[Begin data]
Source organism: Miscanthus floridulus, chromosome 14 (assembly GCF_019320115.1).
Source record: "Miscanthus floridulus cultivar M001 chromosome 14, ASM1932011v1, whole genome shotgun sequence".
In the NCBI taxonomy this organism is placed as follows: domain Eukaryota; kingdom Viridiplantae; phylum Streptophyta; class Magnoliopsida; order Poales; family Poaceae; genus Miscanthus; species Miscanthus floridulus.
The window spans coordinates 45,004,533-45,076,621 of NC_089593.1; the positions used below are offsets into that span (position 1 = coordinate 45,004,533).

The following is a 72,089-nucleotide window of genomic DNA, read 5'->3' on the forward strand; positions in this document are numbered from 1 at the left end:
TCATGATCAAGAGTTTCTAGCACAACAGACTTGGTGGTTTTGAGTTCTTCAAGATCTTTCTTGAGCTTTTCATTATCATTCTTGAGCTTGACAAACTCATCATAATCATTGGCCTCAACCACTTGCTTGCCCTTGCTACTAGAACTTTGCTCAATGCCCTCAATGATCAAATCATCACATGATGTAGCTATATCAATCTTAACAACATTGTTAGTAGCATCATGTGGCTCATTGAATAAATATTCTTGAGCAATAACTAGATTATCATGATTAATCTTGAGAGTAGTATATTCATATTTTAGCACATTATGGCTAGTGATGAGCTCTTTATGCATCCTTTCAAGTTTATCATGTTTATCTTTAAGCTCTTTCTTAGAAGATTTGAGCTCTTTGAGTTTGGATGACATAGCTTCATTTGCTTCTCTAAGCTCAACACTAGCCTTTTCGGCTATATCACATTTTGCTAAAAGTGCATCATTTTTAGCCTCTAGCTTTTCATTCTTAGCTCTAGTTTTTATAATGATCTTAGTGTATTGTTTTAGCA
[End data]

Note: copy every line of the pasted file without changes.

Source organism: Miscanthus floridulus, chromosome 14 (assembly GCF_019320115.1).
Source record: "Miscanthus floridulus cultivar M001 chromosome 14, ASM1932011v1, whole genome shotgun sequence".
In the NCBI taxonomy this organism is placed as follows: domain Eukaryota; kingdom Viridiplantae; phylum Streptophyta; class Magnoliopsida; order Poales; family Poaceae; genus Miscanthus; species Miscanthus floridulus.
The window spans coordinates 45,004,533-45,076,621 of NC_089593.1; the positions used below are offsets into that span (position 1 = coordinate 45,004,533).

The following is a 72,089-nucleotide window of genomic DNA, read 5'->3' on the forward strand; positions in this document are numbered from 1 at the left end:
TCATGATCAAGAGTTTCTAGCACAACAGACTTGGTGGTTTTGAGTTCTTCAAGATCTTTCTTGAGCTTTTCATTATCATTCTTGAGCTTGACAAACTCATCATAATCATTGGCCTCAACCACTTGCTTGCCCTTGCTACTAGAACTTTGCTCAATGCCCTCAATGATCAAATCATCACATGATGTAGCTATATCAATCTTAACAACATTGTTAGTAGCATCATGTGGCTCATTGAATAAATATTCTTGAGCAATAACTAGATTATCATGATTAATCTTGAGAGTAGTATATTCATATTTTAGCACATTATGGCTAGTGATGAGCTCTTTATGCATCCTTTCAAGTTTATCATGTTTATCTTTAAGCTCTTTCTTAGAAGATTTGAGCTCTTTGAGTTTGGATGACATAGCTTCATTTGCTTCTCTAAGCTCAACACTAGCCTTTTCGGCTATATCACATTTTGCTAAAAGTGCATCATTTTTAGCCTCTAGCTTTTCATTCTTAGCTCTAGTTTTTATAATGATCTTAGTGTATTGTTTTAGCA